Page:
No More Duties Credit on 25% Tariffed Imports from China

 In China, Customer Service, customs, customs clearance, importers, importing, Imports, International Shipping, President Trump, shippers, shipping

customs importer paperworkThe U.S.-China trade war, with President Trump’s implementation of tariff increases to 25% on Chinese products, has significantly impacted the customs clearance process, obviously. The increased cost of tariffs presents an importing challenge the likes of which the international shipping industry has not seen in many years.

In particular, the much higher duties on imports from China affects the way we here at Universal Cargo are able to serve our clients who import from China.

For years, Universal Cargo has been able to advance payments of U.S. duties for our customers, allowing clients to pay us later with credit terms. 25% tariffs on imports from China make duties too high to continue this service because of the cash flow challenges they create.

Effective Saturday, June 15th, Universal Cargo will no longer provide this service of advancing duties credit.

Advancing U.S. duties for shippers who import through us, allowed Universal Cargo to help customers get through customs clearance smoothly and avoid delays and fees that can result from untimely payment of duties.

However, Universal Cargo can still help customers make sure their duties are paid promptly, keeping their import process moving smoothly. We can set our shippers up with Universal Cargo’s house customs broker, INLT, to create a US Customs account.

Universal Cargo customers can contact their Account Executive to walk them through everything they need to do to make sure they are set up and ready to pay their duties if they’ve previously been utilizing this service from Universal Cargo rather than already paying duties directly themselves.

In fact, there’s a good chance that if you’re one of our customers, you’ve heard from Universal Cargo about this already. Last week, Universal Cargo sent out letters to our customers about this change of service on 25% tariffed imports from China, advising our customers to set up U.S. customs accounts through INLT.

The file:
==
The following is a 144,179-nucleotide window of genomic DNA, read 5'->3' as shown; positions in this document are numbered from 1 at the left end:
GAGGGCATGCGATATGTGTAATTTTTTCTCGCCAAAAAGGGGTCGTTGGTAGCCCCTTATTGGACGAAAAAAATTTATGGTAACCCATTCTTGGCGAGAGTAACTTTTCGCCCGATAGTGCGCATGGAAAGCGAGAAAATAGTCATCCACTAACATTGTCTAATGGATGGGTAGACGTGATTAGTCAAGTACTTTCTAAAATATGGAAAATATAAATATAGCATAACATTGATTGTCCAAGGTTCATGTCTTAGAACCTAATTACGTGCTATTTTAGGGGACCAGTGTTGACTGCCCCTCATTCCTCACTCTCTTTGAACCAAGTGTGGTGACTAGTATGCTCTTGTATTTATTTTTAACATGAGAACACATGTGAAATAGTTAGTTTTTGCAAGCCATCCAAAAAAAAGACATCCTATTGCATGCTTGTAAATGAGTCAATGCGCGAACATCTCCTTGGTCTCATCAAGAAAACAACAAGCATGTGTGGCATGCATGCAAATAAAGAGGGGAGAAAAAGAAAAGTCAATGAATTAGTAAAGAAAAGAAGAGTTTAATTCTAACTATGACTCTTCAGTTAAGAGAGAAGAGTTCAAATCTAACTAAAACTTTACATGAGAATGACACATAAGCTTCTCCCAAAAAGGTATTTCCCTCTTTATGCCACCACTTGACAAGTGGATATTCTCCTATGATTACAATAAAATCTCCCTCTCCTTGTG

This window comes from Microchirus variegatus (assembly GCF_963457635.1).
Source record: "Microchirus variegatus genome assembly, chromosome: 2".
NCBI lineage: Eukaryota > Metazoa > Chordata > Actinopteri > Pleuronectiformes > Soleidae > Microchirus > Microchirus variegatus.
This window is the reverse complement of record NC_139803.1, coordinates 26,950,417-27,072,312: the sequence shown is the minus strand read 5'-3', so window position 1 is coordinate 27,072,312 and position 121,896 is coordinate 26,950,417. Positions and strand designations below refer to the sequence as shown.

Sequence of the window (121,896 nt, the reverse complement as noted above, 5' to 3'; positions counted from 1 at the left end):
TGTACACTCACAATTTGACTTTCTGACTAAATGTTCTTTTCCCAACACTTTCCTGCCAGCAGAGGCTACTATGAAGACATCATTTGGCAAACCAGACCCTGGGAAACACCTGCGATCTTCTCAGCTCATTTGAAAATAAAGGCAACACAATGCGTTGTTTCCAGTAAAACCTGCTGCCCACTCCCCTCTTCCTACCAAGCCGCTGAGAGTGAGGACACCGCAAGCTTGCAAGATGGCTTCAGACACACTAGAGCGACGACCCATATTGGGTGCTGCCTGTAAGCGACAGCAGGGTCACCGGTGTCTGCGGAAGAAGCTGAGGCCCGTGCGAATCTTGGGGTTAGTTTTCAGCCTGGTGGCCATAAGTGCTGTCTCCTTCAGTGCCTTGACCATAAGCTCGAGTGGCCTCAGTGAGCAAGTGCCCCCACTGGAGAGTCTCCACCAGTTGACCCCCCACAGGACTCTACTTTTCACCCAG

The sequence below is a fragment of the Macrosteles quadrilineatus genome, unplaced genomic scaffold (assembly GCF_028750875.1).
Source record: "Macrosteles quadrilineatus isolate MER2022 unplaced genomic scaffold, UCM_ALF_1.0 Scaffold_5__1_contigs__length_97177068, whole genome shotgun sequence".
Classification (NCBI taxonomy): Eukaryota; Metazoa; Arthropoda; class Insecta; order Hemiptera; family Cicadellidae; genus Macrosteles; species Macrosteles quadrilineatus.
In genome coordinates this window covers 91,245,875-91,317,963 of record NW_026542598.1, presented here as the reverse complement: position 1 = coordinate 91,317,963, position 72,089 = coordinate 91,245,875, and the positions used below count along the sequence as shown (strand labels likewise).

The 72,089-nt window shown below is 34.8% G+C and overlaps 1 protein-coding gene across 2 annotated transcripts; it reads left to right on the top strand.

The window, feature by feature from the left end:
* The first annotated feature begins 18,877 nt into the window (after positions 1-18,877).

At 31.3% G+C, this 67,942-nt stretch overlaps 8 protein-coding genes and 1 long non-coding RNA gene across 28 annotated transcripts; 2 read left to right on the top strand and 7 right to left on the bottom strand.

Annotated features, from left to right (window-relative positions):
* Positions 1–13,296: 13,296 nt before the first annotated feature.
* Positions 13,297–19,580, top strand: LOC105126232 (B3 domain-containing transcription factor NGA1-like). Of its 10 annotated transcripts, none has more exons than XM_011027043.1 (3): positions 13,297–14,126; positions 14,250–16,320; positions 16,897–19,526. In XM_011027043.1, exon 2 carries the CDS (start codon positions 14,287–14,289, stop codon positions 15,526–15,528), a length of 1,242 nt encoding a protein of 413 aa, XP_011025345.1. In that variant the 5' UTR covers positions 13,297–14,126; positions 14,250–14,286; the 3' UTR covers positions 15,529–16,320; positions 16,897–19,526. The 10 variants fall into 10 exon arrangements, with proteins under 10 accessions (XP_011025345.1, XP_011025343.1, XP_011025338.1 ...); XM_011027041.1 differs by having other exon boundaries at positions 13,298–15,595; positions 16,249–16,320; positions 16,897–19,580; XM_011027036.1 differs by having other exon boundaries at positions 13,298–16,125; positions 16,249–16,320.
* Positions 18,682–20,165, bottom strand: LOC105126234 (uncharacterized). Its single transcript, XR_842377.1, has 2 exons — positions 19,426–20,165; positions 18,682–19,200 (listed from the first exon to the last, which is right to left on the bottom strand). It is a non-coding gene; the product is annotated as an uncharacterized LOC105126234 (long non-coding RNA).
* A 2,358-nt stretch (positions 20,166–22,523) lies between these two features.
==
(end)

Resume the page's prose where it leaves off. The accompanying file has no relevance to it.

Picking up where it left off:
Here’s the content of the letter:

Universal Cargo is gratified to have been able to support your company’s customs clearance needs for the past number of years, and we sincerely appreciate your faith in us to serve you.

The upheaval in U.S. Customs duties with regards to imported goods from China in the last year has presented the shipping and importing industry with challenges not seen in many years.  With the latest increase in duties from 10% to 25%, Universal Cargo has had to implement a number of  changes to our terms of service for our customers in order to survive the cash flow challenges.

As you know, typically, Universal Cargo has been able to advance U.S. duties on behalf of our customers and await payment from our customers with credit terms.

We regret to have to advise you that we are no longer able to continue to advance these extensive duties payments even for our best customers.

Your best alternative would likely be to create a U.S. Customs account through our customs broker, INLT, Inc. that would permit direct periodic payment via wire or ACH to U.S. Customs.  While there are no specific credit terms available, this method of payment often results in some allowance of time (usually one to three weeks) to pay beyond the date of arrival of the imported goods. We highly encourage you to sign up for PMS & ACH as soon as you can, as there is a backlog of about 4 weeks.

Please let your Sales Expert know what information you will need to determine your options, and they will connect you with the right resources.

Effective for shipping arrivals June 15 or later, we regret that Universal Cargo will no longer be able to advance the duties fees on behalf of our customers.

Please feel free to reach out to us if we can assist in any way with this transition.

Click Here for Free Freight Rate Pricing

Leave a Comment

This site uses Akismet to reduce spam. Learn how your comment data is processed.

Importing furniture to the united states